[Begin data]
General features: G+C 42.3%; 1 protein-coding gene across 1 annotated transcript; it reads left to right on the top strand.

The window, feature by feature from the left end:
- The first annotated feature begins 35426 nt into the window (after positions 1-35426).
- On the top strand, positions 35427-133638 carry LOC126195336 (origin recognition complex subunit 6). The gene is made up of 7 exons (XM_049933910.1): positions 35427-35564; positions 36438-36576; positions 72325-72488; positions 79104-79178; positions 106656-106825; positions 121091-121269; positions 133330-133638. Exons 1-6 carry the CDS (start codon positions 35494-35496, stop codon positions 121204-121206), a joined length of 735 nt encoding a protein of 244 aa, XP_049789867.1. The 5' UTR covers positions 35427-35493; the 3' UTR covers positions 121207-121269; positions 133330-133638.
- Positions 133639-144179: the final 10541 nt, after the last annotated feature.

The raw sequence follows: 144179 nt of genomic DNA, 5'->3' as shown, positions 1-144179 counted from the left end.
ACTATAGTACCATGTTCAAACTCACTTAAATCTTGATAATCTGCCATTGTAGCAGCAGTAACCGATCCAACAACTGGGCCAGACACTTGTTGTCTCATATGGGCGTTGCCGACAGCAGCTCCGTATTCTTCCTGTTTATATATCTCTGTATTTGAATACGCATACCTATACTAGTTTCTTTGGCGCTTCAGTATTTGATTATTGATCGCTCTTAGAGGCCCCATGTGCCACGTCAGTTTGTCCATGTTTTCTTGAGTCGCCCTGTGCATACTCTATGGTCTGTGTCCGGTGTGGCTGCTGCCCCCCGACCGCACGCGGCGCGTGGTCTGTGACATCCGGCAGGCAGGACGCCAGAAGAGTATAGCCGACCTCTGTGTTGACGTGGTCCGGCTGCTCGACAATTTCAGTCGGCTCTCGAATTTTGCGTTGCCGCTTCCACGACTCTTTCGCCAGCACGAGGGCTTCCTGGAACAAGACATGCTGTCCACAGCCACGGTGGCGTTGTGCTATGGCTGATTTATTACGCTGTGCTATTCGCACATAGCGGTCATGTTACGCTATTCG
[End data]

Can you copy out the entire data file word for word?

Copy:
General features: G+C 42.3%; 1 protein-coding gene across 1 annotated transcript; it reads left to right on the top strand.

The window, feature by feature from the left end:
- The first annotated feature begins 35426 nt into the window (after positions 1-35426).
- On the top strand, positions 35427-133638 carry LOC126195336 (origin recognition complex subunit 6). The gene is made up of 7 exons (XM_049933910.1): positions 35427-35564; positions 36438-36576; positions 72325-72488; positions 79104-79178; positions 106656-106825; positions 121091-121269; positions 133330-133638. Exons 1-6 carry the CDS (start codon positions 35494-35496, stop codon positions 121204-121206), a joined length of 735 nt encoding a protein of 244 aa, XP_049789867.1. The 5' UTR covers positions 35427-35493; the 3' UTR covers positions 121207-121269; positions 133330-133638.
- Positions 133639-144179: the final 10541 nt, after the last annotated feature.

The raw sequence follows: 144179 nt of genomic DNA, 5'->3' as shown, positions 1-144179 counted from the left end.
ACTATAGTACCATGTTCAAACTCACTTAAATCTTGATAATCTGCCATTGTAGCAGCAGTAACCGATCCAACAACTGGGCCAGACACTTGTTGTCTCATATGGGCGTTGCCGACAGCAGCTCCGTATTCTTCCTGTTTATATATCTCTGTATTTGAATACGCATACCTATACTAGTTTCTTTGGCGCTTCAGTATTTGATTATTGATCGCTCTTAGAGGCCCCATGTGCCACGTCAGTTTGTCCATGTTTTCTTGAGTCGCCCTGTGCATACTCTATGGTCTGTGTCCGGTGTGGCTGCTGCCCCCCGACCGCACGCGGCGCGTGGTCTGTGACATCCGGCAGGCAGGACGCCAGAAGAGTATAGCCGACCTCTGTGTTGACGTGGTCCGGCTGCTCGACAATTTCAGTCGGCTCTCGAATTTTGCGTTGCCGCTTCCACGACTCTTTCGCCAGCACGAGGGCTTCCTGGAACAAGACATGCTGTCCACAGCCACGGTGGCGTTGTGCTATGGCTGATTTATTACGCTGTGCTATTCGCACATAGCGGTCATGTTACGCTATTCG